Skokholm has beautiful geologic features; the dominant feature being red (raspberry coloured) sandstone. This sandstone seems quite hard; it doesn’t weather into a smooth surface; instead it forms into shards. These formations occur in massive scale along the coastline, and then also fracture over time into large, medium and smaller fragments. Massive or small, these shards are always quite sharp and well defined. The photos below give some idea of the landscape along the south coast path, a particularly beautiful and special place for walking and reflection.
This landscape appears ideal for lichens and mosses and all sorts of interesting things can be seen growing in the cracks.
It is also ideal for the Storm Petrel, Hydrobates pelagicus (“walking on the sea”). This small bird (27 grams) is very rare, and Skokholm holds close to 2000 breeding pairs, or 20% of the UK’s population. The Storm Petrels like to nest in crevices in rocks, and Skokholm naturally creates, and indeed destroys, such ideal nesting sites on a regular basis. Further, as a consequence of human habitation, a series of stone/earth walls have been built around the island, and many of these also serve as homes for these little birds. The photo at the top of this post shows one of these walls.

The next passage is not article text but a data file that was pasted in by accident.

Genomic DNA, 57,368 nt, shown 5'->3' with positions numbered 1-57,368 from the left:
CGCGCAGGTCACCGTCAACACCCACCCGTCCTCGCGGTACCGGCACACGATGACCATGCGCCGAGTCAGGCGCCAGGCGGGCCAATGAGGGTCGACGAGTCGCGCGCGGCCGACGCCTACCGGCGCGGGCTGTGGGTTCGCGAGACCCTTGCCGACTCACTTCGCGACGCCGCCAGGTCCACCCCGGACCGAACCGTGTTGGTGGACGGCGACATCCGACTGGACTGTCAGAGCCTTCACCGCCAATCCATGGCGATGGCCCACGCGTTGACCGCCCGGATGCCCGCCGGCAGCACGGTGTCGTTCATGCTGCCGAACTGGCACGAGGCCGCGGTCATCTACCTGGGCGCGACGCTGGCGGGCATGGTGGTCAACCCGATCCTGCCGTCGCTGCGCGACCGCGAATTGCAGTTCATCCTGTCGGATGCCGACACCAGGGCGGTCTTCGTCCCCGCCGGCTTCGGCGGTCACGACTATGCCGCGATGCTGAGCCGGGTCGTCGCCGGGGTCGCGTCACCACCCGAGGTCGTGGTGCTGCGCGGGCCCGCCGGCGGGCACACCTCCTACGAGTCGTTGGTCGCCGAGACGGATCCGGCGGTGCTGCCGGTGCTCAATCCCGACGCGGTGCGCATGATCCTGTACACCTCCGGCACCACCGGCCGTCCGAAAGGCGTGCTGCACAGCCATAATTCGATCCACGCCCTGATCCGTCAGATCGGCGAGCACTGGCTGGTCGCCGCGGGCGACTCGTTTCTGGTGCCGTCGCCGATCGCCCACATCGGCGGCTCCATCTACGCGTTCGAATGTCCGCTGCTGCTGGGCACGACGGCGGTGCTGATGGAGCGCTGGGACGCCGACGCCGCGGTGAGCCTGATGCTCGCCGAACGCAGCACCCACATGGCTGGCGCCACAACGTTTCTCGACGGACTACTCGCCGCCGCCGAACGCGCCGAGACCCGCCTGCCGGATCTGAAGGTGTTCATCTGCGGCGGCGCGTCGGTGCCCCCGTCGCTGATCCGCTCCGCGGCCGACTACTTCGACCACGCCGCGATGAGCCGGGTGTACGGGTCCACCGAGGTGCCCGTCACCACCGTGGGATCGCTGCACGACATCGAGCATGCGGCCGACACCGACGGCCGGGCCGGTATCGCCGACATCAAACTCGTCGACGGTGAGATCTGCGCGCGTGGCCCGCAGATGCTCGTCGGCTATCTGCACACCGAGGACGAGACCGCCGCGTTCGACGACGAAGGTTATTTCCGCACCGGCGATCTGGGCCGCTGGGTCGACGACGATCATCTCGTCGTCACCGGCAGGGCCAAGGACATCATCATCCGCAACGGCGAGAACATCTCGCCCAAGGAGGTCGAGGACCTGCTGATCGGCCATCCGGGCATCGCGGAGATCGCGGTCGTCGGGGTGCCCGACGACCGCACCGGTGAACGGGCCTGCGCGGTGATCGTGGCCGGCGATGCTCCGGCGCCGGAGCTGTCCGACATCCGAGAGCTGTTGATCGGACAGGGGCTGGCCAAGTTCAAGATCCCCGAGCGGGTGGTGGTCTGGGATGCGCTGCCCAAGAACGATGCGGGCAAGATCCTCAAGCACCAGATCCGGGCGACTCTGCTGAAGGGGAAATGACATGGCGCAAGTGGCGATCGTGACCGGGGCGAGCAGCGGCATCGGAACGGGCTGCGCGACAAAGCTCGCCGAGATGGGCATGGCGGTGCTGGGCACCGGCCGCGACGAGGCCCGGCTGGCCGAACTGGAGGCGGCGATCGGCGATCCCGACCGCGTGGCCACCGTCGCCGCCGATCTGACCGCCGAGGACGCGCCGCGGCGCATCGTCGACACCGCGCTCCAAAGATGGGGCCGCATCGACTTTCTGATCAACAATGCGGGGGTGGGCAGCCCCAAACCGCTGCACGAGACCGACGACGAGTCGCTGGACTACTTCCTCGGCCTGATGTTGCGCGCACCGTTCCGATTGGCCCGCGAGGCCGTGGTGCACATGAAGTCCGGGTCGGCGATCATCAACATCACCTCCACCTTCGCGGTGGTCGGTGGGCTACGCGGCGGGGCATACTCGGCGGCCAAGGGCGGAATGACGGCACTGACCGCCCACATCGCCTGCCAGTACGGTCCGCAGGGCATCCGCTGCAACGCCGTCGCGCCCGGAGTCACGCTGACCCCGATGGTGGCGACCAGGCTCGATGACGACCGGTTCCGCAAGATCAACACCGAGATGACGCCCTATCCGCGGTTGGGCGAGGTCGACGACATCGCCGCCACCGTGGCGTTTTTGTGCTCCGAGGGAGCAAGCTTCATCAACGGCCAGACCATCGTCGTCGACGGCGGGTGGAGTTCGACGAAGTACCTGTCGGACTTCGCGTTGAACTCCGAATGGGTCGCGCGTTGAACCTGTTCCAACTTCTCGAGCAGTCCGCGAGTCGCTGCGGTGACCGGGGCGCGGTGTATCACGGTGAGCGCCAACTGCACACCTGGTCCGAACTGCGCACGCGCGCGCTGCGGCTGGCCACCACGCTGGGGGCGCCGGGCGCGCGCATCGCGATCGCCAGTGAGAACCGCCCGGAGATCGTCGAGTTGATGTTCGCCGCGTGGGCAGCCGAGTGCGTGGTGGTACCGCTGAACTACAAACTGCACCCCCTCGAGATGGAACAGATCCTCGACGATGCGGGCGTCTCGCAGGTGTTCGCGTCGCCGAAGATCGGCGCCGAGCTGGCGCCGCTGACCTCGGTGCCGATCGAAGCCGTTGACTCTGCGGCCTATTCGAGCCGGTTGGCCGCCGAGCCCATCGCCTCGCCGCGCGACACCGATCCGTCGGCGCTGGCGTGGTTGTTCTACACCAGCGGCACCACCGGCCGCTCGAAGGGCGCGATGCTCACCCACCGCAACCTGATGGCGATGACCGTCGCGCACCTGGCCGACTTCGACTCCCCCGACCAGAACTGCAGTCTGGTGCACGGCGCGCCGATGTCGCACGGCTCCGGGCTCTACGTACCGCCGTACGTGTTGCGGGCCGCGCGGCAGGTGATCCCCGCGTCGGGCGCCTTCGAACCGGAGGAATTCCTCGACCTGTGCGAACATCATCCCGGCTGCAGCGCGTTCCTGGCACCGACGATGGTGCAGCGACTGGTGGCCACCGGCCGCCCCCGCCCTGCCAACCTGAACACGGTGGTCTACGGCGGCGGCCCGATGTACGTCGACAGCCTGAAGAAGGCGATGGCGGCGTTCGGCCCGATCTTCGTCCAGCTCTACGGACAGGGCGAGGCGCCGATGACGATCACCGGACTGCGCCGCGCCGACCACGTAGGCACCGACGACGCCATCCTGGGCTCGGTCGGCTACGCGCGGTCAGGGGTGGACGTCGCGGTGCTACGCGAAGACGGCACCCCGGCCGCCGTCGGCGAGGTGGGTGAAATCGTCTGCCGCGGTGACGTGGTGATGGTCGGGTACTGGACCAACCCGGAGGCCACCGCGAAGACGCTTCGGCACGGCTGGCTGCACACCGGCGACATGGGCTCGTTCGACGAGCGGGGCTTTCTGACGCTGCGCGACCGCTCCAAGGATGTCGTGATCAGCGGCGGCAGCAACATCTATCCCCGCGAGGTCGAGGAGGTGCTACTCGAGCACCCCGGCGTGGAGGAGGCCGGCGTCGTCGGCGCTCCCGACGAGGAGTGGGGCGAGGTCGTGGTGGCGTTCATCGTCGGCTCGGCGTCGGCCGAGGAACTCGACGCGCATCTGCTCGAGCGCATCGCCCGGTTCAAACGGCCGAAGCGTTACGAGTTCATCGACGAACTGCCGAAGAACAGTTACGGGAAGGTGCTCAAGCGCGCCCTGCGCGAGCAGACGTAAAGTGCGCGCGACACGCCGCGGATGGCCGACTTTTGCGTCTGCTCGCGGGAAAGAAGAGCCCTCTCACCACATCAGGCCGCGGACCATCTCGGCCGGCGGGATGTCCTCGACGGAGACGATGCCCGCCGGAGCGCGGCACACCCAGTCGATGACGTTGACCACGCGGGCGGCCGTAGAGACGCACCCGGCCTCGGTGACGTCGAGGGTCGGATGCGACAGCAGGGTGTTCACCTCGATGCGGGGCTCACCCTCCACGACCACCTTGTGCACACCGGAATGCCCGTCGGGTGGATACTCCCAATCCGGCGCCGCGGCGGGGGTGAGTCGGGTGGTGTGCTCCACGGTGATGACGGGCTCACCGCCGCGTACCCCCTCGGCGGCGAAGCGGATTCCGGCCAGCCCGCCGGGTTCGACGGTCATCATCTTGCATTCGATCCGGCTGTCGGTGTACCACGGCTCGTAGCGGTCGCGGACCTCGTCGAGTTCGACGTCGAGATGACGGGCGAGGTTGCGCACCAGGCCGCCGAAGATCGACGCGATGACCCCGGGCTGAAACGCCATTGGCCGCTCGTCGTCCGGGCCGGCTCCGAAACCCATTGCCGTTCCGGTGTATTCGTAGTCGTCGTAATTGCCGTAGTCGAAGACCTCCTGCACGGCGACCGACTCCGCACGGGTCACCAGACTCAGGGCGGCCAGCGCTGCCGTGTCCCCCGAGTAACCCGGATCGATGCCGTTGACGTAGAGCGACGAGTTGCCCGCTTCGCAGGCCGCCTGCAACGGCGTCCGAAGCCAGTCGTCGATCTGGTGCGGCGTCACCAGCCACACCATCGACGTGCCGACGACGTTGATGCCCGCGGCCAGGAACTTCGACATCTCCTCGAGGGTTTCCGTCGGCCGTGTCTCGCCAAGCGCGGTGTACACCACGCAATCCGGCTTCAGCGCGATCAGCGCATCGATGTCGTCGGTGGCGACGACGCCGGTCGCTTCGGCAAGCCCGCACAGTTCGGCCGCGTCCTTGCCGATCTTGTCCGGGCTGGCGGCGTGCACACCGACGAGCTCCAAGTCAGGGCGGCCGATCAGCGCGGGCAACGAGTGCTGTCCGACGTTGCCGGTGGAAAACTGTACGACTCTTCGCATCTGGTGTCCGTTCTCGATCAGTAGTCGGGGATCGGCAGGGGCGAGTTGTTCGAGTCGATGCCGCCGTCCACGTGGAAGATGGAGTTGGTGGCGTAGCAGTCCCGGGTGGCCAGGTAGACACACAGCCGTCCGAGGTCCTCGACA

Like the Shearwaters, the Storm Petrels only come out at night; thought they do sometimes sing during the daylight from their crevices.
I had never heard a Storm Petrel before, and when I asked what the song sounds like was told “like a fairy being sick”. I find that descriptions of bird calls are often very difficult to internalise – at least until you have actually heard the sound for yourself.
This first recording was made at one of these walls. The Storm Petrel can first be heard around 0:27 into the recording; then again at 2:21, 4:33 and so on. Roughly 1-2 minutes between each call. This recording was made during full sunshine at about 18:00 on 17/5/18.
More (and different) Storm Petrel recordings on the next post.